Do you know what time it is? Don’t look at your clock, or if you’re one of those book-reading types, don’t look at the sun, this is a rhetorical question here. What time is it?! It’s Fun Time, dammit! And what’s better than Fun Time when it’s performed by the great and almighty Bruce Willis? Well, there’s actually quite a bit better than the great and almighty Bruce Willis performing Fun Time, but we’ll ignore that for now.
Have a listen, and tell me the demonic-digitized-robot voice isn’t proclaiming its love for the delicious, fried-dough, calorie-heavy pastry.
I need churros
Yes, I’m well and patiently aware that it’s only Wednesday night (has there ever been a Wednesday Night Fever?), but let’s throw spit and caution to the wind and dust off our shin-kickin’ Boogie Shoes. Let a little (KC) Sunshine into your life, on this dark and drab Wednesday, and get yer ass out there on the dance floor! (Living room rug works just as well.)
Originally released on 1966’s Parsley, Sage, Rosemary and Thyme by the great Paul & Art, Harpers Bizarre, Santa Cruz, CA’s own pop-rock (and Mt. Dew) favorites, staked their claim in the soil of hip-tified-radio-extravaganza with their cover of 59th Street Bridge Song (Feelin’ Groovy) from their debut album, 1967’s Feelin’ Groovy. Feelin’ Groovy? No, seriously… feelin’ pretty damn far-out? Hip your lobes to some Harp Biz, my friend.
Laibach brings such a cynical smile to my face, I border on fits of maniacal laughter. Life is Life is a classic, and comical oppressionist Industrial hymn, and is the perfect relief for the Friday afternoon doldrums. To be completely honest, I’m not 100% sure that Laibach’s brand of persecution theme music is to be taken sincerely. By themselves, Laibach songs can raise the weary eyebrow of the unsuspecting ear, but when coupled with a blatant, over the top video (such as Life is Life, or the Beatles cover, Across the Universe), one can’t help but break out in a rash of uncontrollable snickers.
If you can get past the repetitious hammering and deep-throated persecution, Laibach is comedy gold, with a brainwashing beat. This, and all Laibach comes HIGHLY recommended by the PG.
In 1966, Tim Hardin released his first studio album, Tim Hardin 1, and on this radiant release was not a reason to wonder, but instead a Reason to Believe, that Tim Hardin was, in fact, a timeless (and ultimately reckless) force, begging to be messed with.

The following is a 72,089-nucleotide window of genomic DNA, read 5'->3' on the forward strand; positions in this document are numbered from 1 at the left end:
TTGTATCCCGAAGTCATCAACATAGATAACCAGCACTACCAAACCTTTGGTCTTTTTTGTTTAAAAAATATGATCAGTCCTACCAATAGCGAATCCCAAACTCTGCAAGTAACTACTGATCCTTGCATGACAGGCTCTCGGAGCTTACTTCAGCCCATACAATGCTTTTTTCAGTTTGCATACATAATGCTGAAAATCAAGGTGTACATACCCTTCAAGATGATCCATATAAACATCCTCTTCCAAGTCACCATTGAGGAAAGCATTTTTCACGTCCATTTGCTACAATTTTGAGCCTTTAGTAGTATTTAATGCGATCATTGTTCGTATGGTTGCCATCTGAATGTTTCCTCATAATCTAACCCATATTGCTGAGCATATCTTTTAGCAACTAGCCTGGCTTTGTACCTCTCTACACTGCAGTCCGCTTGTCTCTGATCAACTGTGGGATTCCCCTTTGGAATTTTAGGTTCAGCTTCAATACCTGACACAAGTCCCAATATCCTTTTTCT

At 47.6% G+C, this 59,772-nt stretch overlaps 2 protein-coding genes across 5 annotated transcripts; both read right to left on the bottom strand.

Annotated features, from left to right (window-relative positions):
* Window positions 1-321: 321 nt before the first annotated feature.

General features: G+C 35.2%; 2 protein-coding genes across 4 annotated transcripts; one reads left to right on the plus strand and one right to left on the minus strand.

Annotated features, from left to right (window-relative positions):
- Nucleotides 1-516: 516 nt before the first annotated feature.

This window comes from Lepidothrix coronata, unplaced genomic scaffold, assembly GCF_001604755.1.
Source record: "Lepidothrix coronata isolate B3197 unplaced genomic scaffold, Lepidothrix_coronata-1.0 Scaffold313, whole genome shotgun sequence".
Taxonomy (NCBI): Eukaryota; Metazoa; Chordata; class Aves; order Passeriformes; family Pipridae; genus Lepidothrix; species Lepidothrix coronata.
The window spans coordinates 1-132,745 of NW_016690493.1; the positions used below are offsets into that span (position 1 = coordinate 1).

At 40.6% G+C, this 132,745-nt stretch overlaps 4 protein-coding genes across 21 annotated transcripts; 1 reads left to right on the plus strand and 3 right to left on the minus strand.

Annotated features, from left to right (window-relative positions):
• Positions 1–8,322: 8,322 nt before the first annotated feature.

The album’s third track, Smugglin’ Man, paints a greasy, underhanded picture of a deceitful man, THE man, able and willing to supply illegal substances to, among others, the Indians, the Arabs, and the Jews. This man of opportunity is, of course, Tim himself, or “Timmie” as the song goes. Be it guns, whiskey, gin or blatantly put, “anything illegal,” Tim was your late night go-to guy. Yes, Smugglin’ Man is a hell-of-a rockin’ R&B ditty, sung by a demon with an angel’s voice.
Cut to 1970’s compilation album, Tim Hardin.
Capitalizing on Tim’s breakout success of the late 60s, Tim Hardin (the album, not the man) was yet another repackaged, “Best of,” whose 9 (of 10) tracks made up the bulk of his first two albums (Tim Hardin 1 and Tim Hardin 2, naturally). I’m a completist sucker, so I had to have Tim Hardin, even though I’d already owned these songs two, and some even three times over.
All of this is very well, nice and good, but the (long-winded) message at heart, here, is that there is a hilarious oversight printed on this comp’s front cover. Instead of a rum-runnin’ man with a deviant mind for smugglin’, is instead a jaunty fellow with the habit for snuggling. As it’s printed, Snuggling Man paints a much different, and more family friendly picture than the gin-smugglin’, whiskey-sellin’ scar on the pale face of morality.